Eight Melbourne Suburbs are on a Watch List for Bargain Hunters

© Property Professor articles — www.thepropertyprofessor.net.au.
Reproduced with permission.

Property academic Peter Koulizos says househunters looking for bang-for-their-buck should look at houses in Coburg, Footscray, Frankston, Seaford, Seddon and Yarraville.

He says Brunswick and Flemington also offer good value on apartments and units.
Most are close to the city centre and those that aren’t are close to the beach. Most have period houses and all have potential for what Koulizos describes as gentrification.
“You can change the buildings and you can change the people. You can never change how close a pace is to the city or the sea,” he says.

Koulizos describes a bargain suburb as one that is relatively cheap now but has the potential for capital growth in the future.

He says the major drivers of capital growth are:

  • PROXIMITY to the city or sea.
  • NEAR a prime suburb.
  • GENTRIFICATION of the area.
  • REDEEMING features such a train station, shopping centre, zone of a sought-after public high school.
  • SUBURBS with period homes.

Koulizos says while suburbs like Yarraville, Seddon, Footscray and Coburg fit the bill, not every house in every street will do well.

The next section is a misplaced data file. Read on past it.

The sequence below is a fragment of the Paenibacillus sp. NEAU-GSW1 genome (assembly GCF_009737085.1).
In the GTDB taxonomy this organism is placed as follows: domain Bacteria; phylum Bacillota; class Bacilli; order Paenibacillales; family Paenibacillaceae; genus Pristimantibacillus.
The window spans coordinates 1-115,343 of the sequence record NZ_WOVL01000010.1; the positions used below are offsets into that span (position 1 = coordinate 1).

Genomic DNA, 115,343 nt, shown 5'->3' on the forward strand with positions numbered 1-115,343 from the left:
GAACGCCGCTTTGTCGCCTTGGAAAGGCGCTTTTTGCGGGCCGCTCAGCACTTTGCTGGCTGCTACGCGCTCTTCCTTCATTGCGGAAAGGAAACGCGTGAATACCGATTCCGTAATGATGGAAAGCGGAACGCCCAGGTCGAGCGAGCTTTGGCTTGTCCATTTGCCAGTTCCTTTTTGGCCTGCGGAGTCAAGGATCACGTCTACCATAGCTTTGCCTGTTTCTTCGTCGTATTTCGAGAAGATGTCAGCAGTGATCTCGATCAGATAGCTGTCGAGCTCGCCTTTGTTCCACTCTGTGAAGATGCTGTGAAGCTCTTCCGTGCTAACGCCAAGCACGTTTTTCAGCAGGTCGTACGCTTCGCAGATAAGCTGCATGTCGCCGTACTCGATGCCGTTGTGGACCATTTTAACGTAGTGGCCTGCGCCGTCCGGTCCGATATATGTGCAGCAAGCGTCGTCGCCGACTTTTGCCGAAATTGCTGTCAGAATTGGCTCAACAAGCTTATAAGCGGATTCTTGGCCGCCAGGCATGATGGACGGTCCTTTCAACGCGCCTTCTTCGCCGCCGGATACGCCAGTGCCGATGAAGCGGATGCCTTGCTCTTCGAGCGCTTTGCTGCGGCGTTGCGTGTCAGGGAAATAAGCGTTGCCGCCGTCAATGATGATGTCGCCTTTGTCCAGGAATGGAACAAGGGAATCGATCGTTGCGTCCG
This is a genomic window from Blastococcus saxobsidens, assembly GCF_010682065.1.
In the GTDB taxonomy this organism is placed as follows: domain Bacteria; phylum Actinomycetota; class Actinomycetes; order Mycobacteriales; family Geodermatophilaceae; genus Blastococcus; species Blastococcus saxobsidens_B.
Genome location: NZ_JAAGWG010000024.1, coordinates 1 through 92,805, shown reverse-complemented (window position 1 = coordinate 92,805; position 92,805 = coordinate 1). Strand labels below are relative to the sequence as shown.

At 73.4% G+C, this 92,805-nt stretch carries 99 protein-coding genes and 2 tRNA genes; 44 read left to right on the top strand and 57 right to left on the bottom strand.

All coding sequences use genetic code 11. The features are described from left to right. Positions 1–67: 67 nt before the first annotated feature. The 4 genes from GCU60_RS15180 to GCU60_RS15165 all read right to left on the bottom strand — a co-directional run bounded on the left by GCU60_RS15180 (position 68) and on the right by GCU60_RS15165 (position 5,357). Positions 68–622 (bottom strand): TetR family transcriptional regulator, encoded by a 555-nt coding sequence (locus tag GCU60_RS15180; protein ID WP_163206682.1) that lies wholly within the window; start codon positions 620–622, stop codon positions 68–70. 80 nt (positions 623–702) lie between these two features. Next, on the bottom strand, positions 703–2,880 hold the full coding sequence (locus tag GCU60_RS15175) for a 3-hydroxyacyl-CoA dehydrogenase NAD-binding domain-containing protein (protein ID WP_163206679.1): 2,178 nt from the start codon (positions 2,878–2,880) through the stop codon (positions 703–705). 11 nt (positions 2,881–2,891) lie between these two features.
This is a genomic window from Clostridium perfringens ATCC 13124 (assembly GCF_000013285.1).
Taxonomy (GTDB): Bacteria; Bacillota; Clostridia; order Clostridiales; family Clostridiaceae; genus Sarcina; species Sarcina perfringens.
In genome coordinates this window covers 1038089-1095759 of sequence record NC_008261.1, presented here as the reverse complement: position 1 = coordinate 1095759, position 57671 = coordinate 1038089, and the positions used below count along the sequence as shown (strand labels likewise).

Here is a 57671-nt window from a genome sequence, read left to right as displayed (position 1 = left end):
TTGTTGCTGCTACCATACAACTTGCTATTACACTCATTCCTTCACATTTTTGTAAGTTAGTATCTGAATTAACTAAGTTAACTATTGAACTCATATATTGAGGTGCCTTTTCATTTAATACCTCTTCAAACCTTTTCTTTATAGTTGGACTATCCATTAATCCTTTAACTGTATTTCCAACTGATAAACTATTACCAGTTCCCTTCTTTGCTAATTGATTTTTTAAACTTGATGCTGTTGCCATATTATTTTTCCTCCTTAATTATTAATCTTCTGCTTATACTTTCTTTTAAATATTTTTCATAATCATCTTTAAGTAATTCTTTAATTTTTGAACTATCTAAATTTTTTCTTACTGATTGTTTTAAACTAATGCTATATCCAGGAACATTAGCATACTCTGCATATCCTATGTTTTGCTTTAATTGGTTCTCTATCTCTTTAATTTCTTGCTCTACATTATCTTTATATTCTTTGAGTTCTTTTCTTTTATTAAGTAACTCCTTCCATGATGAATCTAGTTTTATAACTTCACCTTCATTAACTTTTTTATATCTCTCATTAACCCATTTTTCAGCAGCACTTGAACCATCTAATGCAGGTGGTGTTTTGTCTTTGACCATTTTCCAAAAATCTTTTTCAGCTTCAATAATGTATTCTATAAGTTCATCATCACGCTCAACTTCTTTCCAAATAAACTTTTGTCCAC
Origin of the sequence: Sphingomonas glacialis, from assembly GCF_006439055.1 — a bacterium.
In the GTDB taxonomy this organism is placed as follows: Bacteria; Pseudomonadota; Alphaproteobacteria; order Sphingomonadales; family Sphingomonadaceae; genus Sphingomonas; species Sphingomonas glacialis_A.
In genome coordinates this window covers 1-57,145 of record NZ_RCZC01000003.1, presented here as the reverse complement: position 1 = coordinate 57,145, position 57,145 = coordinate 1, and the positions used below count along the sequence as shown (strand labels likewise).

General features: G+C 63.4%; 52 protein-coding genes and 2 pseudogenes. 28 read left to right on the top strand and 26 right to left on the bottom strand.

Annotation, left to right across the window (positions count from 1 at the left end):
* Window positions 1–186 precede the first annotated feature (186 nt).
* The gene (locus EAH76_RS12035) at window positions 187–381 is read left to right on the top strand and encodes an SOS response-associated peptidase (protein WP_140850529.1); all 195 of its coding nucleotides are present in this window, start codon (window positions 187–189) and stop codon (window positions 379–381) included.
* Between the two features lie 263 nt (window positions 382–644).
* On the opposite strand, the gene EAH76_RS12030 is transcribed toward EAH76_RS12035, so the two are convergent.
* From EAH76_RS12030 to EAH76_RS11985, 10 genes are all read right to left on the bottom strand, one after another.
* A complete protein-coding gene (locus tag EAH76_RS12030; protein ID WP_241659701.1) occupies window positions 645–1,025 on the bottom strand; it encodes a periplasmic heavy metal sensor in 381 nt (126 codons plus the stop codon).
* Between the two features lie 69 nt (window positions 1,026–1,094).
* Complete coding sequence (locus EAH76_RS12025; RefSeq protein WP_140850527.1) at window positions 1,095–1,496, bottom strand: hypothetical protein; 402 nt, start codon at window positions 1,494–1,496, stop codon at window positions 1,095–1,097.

“You need to choose your location within your suburb,” he says. “Look in macro terms and also micro terms.”

Koulizos suggests looking for a period, older-style home in the right street.

“By right street I mean wide, tree-lined with houses set back. You need to be surrounded by other appealing houses.”

Koulizos says Frankston and Seaford get a nod thanks to their proximity to the water.

“I quite like Frankston,” he says. “It has got the beach and it has got some sense that it is going to do well. Eastlink was a bonus. It brings that part of Melbourne closer to the CBD.”
Koulizos says bargain hunters should also look at older units in Flemington, which can be bought for $350,000.

“I have seen these places. The units that I have been to in Flemington have views across the city and are walking distance to the train station,” he says.

“Because they are older properties, most of the $350,000 is going to the land component and you are never going to lose on the land.”

Koulizos – author of Top Australian Suburbs: A Guide for Investors and Homebuyers – cites suburbs including Richmond and St Kilda among those that were run down and then went through the gentrification process.

He suggests driving around suburbs to see whether people are spending money on their houses.

And he says it is also important to examine levels of government spending in the area.

“Government spending includes beautifying streets, parks/reserves, upgrading roads and installing infrastructure like train stations and hospitals,” he says.

“Private spending includes construction of new homes and renovations or extensions of existing shopping centres.”

Happy House Hunting!

Written by Peter Koulizos, university lecturer, author and buyers advocate.

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